But most important of all is not those two things. The most important of all is this last point, isn't it? That he followed God's way when conflict arose whether it was with his job or with his culture or any other expectations that came along. Of course, as we see depicted here in the picture, Daniel in the lion's den, probably one of the few stories that even barely biblically-literate people would know, the very famous story of Daniel in a lion's den and how when those who were with him and conspired against him and were competing with him, how did they know they could get to Daniel? They could get to Daniel by getting the king to pass a rule against his faith.
So they knew, by the way, that he lived his life that that was the one thing that he was not going to give up. They knew that that was his weak spot as they saw it humanly to go after his faith. And as we know, he went back after that rule was passed. And he didn't go quietly into the corner of his room and hide somewhere to pray. He threw the windows open, and he prayed facing Jerusalem. And he prayed to God just as he always had, because there was one thing that was certain in his life, and that was when push came to shove, he might have been living in the culture of the Babylonians but he was a man of God. And if there was ever a conflict between the two of those, there was never a question, never a question which way he was going to make his choice.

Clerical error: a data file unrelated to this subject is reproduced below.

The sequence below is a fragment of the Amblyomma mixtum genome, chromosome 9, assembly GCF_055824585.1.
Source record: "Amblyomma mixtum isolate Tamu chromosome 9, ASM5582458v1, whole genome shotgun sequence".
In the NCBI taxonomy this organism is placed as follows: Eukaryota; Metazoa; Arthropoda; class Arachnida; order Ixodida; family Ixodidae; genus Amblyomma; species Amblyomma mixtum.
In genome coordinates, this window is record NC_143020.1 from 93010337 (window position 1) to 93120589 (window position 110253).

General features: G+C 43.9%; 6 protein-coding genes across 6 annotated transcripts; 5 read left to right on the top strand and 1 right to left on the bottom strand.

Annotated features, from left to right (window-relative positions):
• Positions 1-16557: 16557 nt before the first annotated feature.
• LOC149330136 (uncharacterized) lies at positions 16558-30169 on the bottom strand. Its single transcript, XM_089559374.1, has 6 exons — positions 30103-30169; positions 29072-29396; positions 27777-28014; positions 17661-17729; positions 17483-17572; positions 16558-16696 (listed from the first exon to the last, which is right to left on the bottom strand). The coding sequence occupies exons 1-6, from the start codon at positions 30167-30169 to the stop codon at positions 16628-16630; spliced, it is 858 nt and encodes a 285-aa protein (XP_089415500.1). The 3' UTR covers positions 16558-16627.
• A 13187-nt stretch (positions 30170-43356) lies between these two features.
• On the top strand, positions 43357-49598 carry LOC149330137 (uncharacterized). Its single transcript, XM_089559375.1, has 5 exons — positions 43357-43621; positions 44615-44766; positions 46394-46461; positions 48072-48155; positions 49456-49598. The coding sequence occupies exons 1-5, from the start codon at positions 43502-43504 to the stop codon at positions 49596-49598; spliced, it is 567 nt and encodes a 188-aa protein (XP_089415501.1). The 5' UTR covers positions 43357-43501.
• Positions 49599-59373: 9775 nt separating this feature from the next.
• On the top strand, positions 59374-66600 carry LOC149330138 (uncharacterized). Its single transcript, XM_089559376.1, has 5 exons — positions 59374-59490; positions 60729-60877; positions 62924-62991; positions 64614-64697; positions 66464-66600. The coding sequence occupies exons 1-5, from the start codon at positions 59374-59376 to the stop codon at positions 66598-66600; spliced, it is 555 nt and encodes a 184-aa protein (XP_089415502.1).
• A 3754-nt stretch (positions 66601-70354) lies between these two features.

So let's dig a little deeper here in this first part and think a little more and talk a little bit more about what it means for us for to live in our culture. Bill Gates is asserting himself. You probably saw the same notification I got there. Let's turn to 1 Corinthians 7. 1 Corinthians 7, we'll turn to verses 17 through 20, and we'll read verse 24 as well, 1 Corinthians 7.